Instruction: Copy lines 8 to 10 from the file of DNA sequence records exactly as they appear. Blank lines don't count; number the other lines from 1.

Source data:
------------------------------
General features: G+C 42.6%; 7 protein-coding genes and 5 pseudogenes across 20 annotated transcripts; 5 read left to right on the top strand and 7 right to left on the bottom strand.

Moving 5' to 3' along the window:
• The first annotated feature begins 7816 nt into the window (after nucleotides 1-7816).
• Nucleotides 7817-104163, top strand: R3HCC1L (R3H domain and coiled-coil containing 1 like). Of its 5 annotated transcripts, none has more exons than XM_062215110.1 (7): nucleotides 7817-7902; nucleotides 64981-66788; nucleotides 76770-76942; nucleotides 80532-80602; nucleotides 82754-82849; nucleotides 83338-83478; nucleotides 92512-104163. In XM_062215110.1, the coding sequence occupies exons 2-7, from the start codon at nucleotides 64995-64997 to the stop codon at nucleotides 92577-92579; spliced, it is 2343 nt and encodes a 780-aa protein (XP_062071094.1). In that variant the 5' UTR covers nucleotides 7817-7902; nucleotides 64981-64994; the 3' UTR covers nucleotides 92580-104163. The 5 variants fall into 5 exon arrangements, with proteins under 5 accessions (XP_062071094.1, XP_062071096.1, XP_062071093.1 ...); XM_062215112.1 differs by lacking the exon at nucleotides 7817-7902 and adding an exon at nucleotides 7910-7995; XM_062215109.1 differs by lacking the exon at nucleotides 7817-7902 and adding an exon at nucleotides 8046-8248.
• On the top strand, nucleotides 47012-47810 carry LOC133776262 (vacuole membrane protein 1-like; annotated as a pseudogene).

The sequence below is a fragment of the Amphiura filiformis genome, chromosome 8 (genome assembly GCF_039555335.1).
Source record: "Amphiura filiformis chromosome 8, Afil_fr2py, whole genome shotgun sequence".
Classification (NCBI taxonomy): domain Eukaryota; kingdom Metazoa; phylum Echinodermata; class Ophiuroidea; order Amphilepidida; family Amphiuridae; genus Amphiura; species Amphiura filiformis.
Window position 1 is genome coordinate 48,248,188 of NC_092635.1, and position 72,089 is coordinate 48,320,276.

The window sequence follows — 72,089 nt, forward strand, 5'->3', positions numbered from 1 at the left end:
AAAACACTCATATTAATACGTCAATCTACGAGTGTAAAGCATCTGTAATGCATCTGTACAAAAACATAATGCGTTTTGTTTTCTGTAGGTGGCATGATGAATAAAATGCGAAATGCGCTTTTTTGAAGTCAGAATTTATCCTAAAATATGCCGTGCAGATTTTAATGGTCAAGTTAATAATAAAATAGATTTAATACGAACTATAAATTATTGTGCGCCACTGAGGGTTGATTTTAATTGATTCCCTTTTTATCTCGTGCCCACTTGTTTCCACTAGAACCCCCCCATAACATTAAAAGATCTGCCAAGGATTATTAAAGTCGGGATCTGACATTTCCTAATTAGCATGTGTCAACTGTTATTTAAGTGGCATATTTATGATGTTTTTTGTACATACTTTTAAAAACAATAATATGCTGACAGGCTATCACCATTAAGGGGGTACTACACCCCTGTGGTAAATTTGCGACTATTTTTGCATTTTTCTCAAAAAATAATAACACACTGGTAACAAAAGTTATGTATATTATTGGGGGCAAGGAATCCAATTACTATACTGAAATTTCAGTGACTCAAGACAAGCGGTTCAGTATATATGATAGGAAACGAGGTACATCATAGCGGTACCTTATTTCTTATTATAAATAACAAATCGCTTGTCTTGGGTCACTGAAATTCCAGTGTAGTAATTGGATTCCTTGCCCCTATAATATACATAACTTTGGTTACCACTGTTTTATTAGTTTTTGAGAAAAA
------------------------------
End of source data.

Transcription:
Classification (NCBI taxonomy): domain Eukaryota; kingdom Metazoa; phylum Echinodermata; class Ophiuroidea; order Amphilepidida; family Amphiuridae; genus Amphiura; species Amphiura filiformis.
Window position 1 is genome coordinate 48,248,188 of NC_092635.1, and position 72,089 is coordinate 48,320,276.

The window sequence follows — 72,089 nt, forward strand, 5'->3', positions numbered from 1 at the left end: